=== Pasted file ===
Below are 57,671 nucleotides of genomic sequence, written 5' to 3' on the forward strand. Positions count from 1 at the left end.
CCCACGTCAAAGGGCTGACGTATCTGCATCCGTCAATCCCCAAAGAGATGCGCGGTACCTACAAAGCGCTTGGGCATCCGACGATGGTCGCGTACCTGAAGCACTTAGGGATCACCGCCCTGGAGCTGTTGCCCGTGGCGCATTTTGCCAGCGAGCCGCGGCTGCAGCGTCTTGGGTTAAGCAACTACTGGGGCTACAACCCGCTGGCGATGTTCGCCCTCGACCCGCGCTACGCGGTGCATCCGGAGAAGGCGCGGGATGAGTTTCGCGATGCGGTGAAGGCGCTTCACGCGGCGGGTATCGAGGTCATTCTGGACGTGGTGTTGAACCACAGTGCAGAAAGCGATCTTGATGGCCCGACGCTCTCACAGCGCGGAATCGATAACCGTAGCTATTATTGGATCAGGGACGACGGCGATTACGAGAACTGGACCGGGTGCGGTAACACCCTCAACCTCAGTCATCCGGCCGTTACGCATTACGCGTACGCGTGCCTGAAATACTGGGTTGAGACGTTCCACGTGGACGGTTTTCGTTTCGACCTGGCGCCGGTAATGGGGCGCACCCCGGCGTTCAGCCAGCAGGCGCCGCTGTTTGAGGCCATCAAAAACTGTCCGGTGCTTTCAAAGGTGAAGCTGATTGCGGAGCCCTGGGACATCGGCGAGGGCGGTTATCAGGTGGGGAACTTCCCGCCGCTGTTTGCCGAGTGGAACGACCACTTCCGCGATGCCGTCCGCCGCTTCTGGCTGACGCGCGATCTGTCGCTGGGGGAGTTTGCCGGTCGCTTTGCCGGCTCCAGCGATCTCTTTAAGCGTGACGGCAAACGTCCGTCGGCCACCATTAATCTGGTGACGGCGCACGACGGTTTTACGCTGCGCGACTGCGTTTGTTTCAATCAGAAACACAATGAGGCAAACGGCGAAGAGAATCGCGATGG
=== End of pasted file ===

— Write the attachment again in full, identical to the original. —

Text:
Below are 57,671 nucleotides of genomic sequence, written 5' to 3' on the forward strand. Positions count from 1 at the left end.
CCCACGTCAAAGGGCTGACGTATCTGCATCCGTCAATCCCCAAAGAGATGCGCGGTACCTACAAAGCGCTTGGGCATCCGACGATGGTCGCGTACCTGAAGCACTTAGGGATCACCGCCCTGGAGCTGTTGCCCGTGGCGCATTTTGCCAGCGAGCCGCGGCTGCAGCGTCTTGGGTTAAGCAACTACTGGGGCTACAACCCGCTGGCGATGTTCGCCCTCGACCCGCGCTACGCGGTGCATCCGGAGAAGGCGCGGGATGAGTTTCGCGATGCGGTGAAGGCGCTTCACGCGGCGGGTATCGAGGTCATTCTGGACGTGGTGTTGAACCACAGTGCAGAAAGCGATCTTGATGGCCCGACGCTCTCACAGCGCGGAATCGATAACCGTAGCTATTATTGGATCAGGGACGACGGCGATTACGAGAACTGGACCGGGTGCGGTAACACCCTCAACCTCAGTCATCCGGCCGTTACGCATTACGCGTACGCGTGCCTGAAATACTGGGTTGAGACGTTCCACGTGGACGGTTTTCGTTTCGACCTGGCGCCGGTAATGGGGCGCACCCCGGCGTTCAGCCAGCAGGCGCCGCTGTTTGAGGCCATCAAAAACTGTCCGGTGCTTTCAAAGGTGAAGCTGATTGCGGAGCCCTGGGACATCGGCGAGGGCGGTTATCAGGTGGGGAACTTCCCGCCGCTGTTTGCCGAGTGGAACGACCACTTCCGCGATGCCGTCCGCCGCTTCTGGCTGACGCGCGATCTGTCGCTGGGGGAGTTTGCCGGTCGCTTTGCCGGCTCCAGCGATCTCTTTAAGCGTGACGGCAAACGTCCGTCGGCCACCATTAATCTGGTGACGGCGCACGACGGTTTTACGCTGCGCGACTGCGTTTGTTTCAATCAGAAACACAATGAGGCAAACGGCGAAGAGAATCGCGATGG